Young and old hockey stars reach for the puck in a game of shinny on a frozen pond in Palgrave, something the NHL worries may become less possible as the climate changes.  Jim Wilkes / TORONTO STAR

Hockey is taking steps to reduce its carbon footprint, for good reason: more than other pro sports, it depends on cold weather and clean water.

thestar.com - by Kevin McGran - July 23, 2014

There’s a lot to be worried about when it comes to global warming and climate change: Rising sea levels, killer heat waves, extreme storms, to a name a few.

Now comes word it might affect hockey.

So if the doomsayers haven’t gotten your attention about the dangers of rising temperatures, Canada, then maybe the NHL’s warning that it will affect the future of the sport will.

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The NFL’s Newest Stadium is Also One of the Greenest

                      

LevisStadium.com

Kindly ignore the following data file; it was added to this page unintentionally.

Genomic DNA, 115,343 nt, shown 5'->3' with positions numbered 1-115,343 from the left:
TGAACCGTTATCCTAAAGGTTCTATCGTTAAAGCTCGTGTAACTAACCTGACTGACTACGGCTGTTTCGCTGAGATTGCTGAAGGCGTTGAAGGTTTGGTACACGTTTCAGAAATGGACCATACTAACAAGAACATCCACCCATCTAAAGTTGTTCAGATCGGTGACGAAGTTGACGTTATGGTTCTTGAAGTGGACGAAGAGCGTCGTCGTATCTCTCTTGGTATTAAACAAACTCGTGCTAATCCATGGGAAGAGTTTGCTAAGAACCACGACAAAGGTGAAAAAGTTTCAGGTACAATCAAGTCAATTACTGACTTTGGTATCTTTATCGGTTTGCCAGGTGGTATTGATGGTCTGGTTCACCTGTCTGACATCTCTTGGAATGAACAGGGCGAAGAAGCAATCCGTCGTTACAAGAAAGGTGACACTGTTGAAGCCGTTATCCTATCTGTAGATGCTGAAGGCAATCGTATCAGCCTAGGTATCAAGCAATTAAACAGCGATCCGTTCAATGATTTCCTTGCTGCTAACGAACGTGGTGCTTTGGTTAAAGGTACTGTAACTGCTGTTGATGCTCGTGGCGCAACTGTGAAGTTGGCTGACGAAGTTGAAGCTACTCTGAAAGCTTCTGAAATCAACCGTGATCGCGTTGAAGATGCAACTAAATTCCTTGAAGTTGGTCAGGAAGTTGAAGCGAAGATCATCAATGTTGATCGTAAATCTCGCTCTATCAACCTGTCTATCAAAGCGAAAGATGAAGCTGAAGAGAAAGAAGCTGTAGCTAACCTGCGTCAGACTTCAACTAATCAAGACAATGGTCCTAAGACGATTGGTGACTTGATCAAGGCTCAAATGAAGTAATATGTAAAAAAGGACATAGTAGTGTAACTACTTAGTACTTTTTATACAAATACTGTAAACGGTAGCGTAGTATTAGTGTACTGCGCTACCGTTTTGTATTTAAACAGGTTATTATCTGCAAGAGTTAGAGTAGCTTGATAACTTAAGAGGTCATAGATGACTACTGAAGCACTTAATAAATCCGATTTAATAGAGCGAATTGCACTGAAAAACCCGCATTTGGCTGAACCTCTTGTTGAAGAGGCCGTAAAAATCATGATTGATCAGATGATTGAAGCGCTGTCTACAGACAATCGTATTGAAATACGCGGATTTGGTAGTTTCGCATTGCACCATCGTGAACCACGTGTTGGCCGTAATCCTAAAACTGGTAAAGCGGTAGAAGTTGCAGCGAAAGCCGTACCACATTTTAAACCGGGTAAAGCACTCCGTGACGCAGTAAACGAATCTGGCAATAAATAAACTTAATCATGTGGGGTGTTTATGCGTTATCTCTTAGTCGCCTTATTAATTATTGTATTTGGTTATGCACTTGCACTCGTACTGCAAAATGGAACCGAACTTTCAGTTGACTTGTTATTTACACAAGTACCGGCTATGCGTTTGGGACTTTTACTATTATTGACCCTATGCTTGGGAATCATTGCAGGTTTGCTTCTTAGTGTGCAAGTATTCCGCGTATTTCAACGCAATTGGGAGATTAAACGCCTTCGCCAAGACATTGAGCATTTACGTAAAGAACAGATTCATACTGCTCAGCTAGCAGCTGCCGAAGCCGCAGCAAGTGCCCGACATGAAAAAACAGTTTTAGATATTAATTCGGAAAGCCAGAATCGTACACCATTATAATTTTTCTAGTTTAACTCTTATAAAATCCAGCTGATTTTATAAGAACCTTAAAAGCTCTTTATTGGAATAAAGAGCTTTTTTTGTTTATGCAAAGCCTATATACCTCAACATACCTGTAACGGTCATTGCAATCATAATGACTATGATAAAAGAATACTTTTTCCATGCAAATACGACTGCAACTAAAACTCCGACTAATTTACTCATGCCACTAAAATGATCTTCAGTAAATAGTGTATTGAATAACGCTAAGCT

grist.org - by Andrew Simon - July 23, 2014

Traditionally, sports fans have not been the most eco-minded lot. One way pro leagues and team owners can help fans jump on the green bandwagon: LEED by example.

That’s the promise of the San Francisco 49ers’ new stadium, which on Monday received LEED Gold certification. Levi’s Stadium, set to open next month, is the second NFL arena to earn Gold cred (the Baltimore Ravens’ M&T Bank Stadium is the other).

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(CLICK HERE - Levis Stadium Becomes First US Venue of Its Kind To Earn LEED Gold Certification)

NHL Commissioner - Gary Bettman Honored by Green Sports Alliance

NHL Commissioner to receive 2014 Environmental Leadership Award

nhl.com - July 21, 2014